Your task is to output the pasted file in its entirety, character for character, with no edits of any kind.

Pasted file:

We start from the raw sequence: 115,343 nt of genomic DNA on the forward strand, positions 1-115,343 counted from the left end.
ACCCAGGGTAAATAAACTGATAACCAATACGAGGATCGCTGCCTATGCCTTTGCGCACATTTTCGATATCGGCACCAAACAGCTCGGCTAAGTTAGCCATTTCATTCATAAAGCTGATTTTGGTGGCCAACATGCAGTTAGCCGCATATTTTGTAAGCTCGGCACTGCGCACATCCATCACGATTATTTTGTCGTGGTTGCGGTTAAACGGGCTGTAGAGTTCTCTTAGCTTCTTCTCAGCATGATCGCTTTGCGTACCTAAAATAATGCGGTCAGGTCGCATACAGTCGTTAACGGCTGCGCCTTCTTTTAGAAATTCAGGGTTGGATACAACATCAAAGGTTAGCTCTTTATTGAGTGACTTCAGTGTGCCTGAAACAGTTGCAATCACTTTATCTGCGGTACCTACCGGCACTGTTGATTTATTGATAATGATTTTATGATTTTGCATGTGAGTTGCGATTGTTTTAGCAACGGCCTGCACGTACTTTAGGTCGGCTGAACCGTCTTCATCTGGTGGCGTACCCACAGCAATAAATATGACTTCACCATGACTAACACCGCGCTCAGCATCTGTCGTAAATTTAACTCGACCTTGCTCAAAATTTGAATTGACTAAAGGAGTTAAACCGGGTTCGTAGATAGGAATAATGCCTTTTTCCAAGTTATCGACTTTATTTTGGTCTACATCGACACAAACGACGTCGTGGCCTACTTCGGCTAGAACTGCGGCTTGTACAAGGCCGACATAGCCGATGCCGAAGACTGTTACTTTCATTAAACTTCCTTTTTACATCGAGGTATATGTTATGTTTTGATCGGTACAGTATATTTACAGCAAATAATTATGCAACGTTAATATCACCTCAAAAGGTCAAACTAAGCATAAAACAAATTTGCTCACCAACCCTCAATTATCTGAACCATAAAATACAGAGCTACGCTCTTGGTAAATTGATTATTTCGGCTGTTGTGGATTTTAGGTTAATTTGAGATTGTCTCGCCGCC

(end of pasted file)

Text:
We start from the raw sequence: 115,343 nt of genomic DNA on the forward strand, positions 1-115,343 counted from the left end.
ACCCAGGGTAAATAAACTGATAACCAATACGAGGATCGCTGCCTATGCCTTTGCGCACATTTTCGATATCGGCACCAAACAGCTCGGCTAAGTTAGCCATTTCATTCATAAAGCTGATTTTGGTGGCCAACATGCAGTTAGCCGCATATTTTGTAAGCTCGGCACTGCGCACATCCATCACGATTATTTTGTCGTGGTTGCGGTTAAACGGGCTGTAGAGTTCTCTTAGCTTCTTCTCAGCATGATCGCTTTGCGTACCTAAAATAATGCGGTCAGGTCGCATACAGTCGTTAACGGCTGCGCCTTCTTTTAGAAATTCAGGGTTGGATACAACATCAAAGGTTAGCTCTTTATTGAGTGACTTCAGTGTGCCTGAAACAGTTGCAATCACTTTATCTGCGGTACCTACCGGCACTGTTGATTTATTGATAATGATTTTATGATTTTGCATGTGAGTTGCGATTGTTTTAGCAACGGCCTGCACGTACTTTAGGTCGGCTGAACCGTCTTCATCTGGTGGCGTACCCACAGCAATAAATATGACTTCACCATGACTAACACCGCGCTCAGCATCTGTCGTAAATTTAACTCGACCTTGCTCAAAATTTGAATTGACTAAAGGAGTTAAACCGGGTTCGTAGATAGGAATAATGCCTTTTTCCAAGTTATCGACTTTATTTTGGTCTACATCGACACAAACGACGTCGTGGCCTACTTCGGCTAGAACTGCGGCTTGTACAAGGCCGACATAGCCGATGCCGAAGACTGTTACTTTCATTAAACTTCCTTTTTACATCGAGGTATATGTTATGTTTTGATCGGTACAGTATATTTACAGCAAATAATTATGCAACGTTAATATCACCTCAAAAGGTCAAACTAAGCATAAAACAAATTTGCTCACCAACCCTCAATTATCTGAACCATAAAATACAGAGCTACGCTCTTGGTAAATTGATTATTTCGGCTGTTGTGGATTTTAGGTTAATTTGAGATTGTCTCGCCGCC